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Tips and Tricks for the SAT

How to do well on the most important test in your high school career

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Tips and Tricks for the SAT

Justin Syzmanski tutors a fellow student for SAT's. Saturday will be the SAT test day for many Triton juniors

Justin Syzmanski tutors a fellow student for SAT's. Saturday will be the SAT test day for many Triton juniors

Lind photo

Justin Syzmanski tutors a fellow student for SAT's. Saturday will be the SAT test day for many Triton juniors

Lind photo

Lind photo

Justin Syzmanski tutors a fellow student for SAT's. Saturday will be the SAT test day for many Triton juniors

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The end of the school year is near, and with that comes the SAT. You might be incredibly nervous about the most important test you will take in high school. Triton students who got a high score on the SAT share their tips for the SAT.

In order to do well and or improve in taking the SAT, you have to study. However, you have to study efficiently. You can’t just re-teach yourself old topics. You have to practice. Using the following , I improved my SAT score from 1390 to 1530 in less than a month:

Resources

  • uworld.com – it used to be free but now costs $49 for 1800+ practice SAT questions. It’s worth it. The math problems are a lot harder than the ones on the SAT. If you can dodge a wrench, you can dodge a ball. They have a practice section for the reading analysis section, however I felt that the questions asked were awkward and didn’t really seem to mirror actual SAT problems well. Finally, it has a fantastic grammar-section. After every problem you do, it gives you an explanation that not only shows you how the answer was the answer, but it also shows why the other answers are wrong.
  • Khan Academy – Good resource for refreshing your math. They also offer all 8 practice tests on their website. You can take them in your browser and get a score immediately.
  • 1600.io – provides a walk-through of all 8 practice tests. The creator, a perfect scorer and Yale graduate, goes over every single question. Very helpful resource after taking the practice tests
  • Erica Meltzer’s “The Critical Reader” – Helped reframe my approach to the reading questions. The book explains what the questions are actually asking and how to approach each question. A lot of the English questions tend to 

The SAT seems daunting, but the questions and their styles are repetitive. As you practice more and more, the approach to each question becomes more intuitive to you. Eventually, after a lot of practice, once you see a problem, you will almost instantly know how to solve it. Students worry about working with the numbers, but the SAT math section only goes up to the end of Algebra 2. By the end of your junior year, you should be familiar with or at least recognize the content.

I can’t remember exactly how many practice math questions I did, but it was in the hundreds. I just grabbed a notebook and did sessions of about 100 questions. It was a grind but it paid off massively. If I got a question wrong, I made sure to know exactly why I did so. To improve you must work on your mistakes. You cannot ignore them.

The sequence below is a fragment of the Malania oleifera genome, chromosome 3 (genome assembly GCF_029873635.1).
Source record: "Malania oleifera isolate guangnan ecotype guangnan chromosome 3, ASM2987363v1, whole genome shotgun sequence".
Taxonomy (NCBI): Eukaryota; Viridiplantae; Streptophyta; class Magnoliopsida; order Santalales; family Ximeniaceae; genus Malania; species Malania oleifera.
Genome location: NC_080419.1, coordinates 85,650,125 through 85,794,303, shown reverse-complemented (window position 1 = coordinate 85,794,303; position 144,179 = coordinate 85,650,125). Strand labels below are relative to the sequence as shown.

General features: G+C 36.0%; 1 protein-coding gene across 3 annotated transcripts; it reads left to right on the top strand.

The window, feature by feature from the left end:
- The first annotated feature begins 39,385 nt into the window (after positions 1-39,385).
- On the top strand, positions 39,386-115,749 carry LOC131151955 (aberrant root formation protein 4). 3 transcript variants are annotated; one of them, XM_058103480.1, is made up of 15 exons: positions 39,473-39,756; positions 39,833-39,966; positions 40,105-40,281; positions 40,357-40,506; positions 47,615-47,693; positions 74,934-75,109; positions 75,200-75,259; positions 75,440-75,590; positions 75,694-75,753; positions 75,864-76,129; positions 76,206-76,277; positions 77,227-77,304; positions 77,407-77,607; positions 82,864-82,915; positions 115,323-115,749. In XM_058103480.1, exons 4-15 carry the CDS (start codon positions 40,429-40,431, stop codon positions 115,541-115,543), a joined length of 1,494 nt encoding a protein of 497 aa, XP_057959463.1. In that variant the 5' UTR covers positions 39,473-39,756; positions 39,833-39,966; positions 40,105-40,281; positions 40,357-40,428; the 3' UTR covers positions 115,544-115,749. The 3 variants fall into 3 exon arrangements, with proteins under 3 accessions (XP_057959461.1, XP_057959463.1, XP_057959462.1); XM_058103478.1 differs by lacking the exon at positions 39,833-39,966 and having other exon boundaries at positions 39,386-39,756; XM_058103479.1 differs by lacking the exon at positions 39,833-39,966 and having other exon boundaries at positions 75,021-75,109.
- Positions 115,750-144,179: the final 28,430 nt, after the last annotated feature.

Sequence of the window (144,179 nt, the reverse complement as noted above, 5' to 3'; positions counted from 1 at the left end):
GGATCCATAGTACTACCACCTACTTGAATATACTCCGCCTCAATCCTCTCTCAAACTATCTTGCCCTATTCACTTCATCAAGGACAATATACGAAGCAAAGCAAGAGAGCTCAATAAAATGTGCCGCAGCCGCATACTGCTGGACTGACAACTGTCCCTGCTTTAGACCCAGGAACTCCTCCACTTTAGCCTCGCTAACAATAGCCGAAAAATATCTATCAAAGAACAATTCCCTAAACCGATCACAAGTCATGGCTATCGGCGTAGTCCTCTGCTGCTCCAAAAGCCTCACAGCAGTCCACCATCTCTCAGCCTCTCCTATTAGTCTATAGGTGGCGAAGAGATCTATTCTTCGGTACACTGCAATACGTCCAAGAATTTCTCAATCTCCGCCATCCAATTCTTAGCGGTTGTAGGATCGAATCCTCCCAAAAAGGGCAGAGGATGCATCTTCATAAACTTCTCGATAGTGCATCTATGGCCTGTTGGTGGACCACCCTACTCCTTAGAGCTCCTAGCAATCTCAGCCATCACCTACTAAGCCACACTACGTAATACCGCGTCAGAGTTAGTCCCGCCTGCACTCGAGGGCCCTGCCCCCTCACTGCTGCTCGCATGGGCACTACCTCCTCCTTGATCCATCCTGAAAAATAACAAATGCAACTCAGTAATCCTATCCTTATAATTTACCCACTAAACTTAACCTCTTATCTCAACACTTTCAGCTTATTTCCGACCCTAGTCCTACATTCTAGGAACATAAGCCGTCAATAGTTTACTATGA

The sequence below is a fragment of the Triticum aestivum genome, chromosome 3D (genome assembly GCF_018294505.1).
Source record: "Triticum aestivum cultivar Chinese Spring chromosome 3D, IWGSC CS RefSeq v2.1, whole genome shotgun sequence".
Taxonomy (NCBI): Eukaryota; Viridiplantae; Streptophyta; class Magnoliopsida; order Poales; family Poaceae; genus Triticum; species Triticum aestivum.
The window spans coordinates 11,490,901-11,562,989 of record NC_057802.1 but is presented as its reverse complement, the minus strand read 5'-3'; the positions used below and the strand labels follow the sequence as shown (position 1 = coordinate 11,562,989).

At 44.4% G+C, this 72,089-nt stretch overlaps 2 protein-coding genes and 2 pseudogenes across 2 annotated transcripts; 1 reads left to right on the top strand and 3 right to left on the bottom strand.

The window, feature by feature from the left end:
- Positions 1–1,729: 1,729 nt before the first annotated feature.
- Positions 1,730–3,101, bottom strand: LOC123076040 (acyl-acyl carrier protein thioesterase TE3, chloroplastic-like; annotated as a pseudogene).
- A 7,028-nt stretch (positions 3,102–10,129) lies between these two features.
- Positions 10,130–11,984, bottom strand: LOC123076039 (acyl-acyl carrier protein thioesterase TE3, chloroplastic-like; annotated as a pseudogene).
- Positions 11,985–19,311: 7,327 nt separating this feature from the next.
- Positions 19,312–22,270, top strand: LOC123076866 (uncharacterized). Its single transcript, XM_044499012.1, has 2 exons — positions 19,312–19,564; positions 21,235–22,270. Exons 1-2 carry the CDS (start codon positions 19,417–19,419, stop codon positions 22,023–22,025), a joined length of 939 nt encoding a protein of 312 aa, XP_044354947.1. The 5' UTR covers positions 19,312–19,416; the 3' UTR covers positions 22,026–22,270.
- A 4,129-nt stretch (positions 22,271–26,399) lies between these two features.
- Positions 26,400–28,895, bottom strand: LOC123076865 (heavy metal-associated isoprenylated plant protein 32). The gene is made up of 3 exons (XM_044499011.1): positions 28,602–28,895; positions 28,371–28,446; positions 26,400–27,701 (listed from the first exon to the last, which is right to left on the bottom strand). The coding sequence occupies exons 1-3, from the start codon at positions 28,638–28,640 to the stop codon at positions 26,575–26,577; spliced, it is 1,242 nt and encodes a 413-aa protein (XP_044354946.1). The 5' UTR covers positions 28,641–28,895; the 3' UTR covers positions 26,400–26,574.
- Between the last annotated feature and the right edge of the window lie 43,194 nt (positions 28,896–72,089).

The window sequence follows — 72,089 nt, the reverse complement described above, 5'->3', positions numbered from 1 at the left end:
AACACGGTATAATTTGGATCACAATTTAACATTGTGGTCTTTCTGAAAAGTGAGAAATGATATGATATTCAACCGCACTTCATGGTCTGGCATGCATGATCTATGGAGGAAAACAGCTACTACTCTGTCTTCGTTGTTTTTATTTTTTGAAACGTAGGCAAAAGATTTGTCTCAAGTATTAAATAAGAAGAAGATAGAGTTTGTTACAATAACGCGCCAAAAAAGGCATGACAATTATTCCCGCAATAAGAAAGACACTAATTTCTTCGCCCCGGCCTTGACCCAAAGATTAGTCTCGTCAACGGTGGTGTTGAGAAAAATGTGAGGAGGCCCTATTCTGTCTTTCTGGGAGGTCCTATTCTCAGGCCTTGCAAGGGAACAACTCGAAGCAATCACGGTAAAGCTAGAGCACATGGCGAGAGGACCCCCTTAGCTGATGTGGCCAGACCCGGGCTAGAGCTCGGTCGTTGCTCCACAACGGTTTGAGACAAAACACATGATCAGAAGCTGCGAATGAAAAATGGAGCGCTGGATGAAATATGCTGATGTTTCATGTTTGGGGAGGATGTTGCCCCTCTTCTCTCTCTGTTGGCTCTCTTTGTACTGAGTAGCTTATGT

Others’ experiences

Some other Triton students also scored well on the SAT. Seniors Ainsley Marsh and Zack Benesh both had scores above 1450.

Benesh, who scored a 1510, said that “the test prep books work, but only because they have a bunch practice tests in them… The trick is to figure out what your weaknesses are and work on those. So, for instance, my worst scoring part of the test by far was the ELA comprehension questions. So what I did was do a lot of that specific part of the test and then checked my answers. The trick is to familiarize yourself with the questions. Figure out exactly what they’re asking, how they’re going give the answer (in multiple choice), and how to go about getting the answer (in ELA – where it could be found in the text, in Math – how to do the math).”

“In doing so,” he explained, “you’ll learn the test even if you don’t know the content. Additionally, if you can explain why one of the answers is wrong, cross it off immediately. A 50/50 chance on a question is a lot better than a 25/75 one.”

Marsh, who scored in the high 1400’s, had her take.

“I participated in the SAT night class Triton provided, for both English and math. I also programmed a lot of stuff into my calculator which saved me time on test day,” she said. The College Board does not explicitly say that you cannot put programs on your calculator. However, some will find that you won’t need to use the programs during the test.

“I went through some of the standards which are on the math sat especially, and went over the topics I either had not learned or had to brush up on. I didn’t do much online prep like the Khan academy classes, although I definitely would suggest those. I also watched some YouTube videos in preparation.”

Some popular resources on YouTube are SupertutorTV, “Study to Success”, PatrickJMT, The Organic Chemistry Tutor, and of course, Khan Academy.

Taking the SAT at least twice is extremely beneficial. That way, you are familiar with the process and are a lot less nervous. Another important step is to sleep well and eat a good breakfast. That may sound extremely cliched, but it actually helps. You should be well-rested and energized.

About the Writer
Joshua Lind, Writer

My name is Joshua Lind. I am a 17-year-old, tri-citizen senior at Triton High School. I am currently taking Mr. Allen's journalism class. I like to write...

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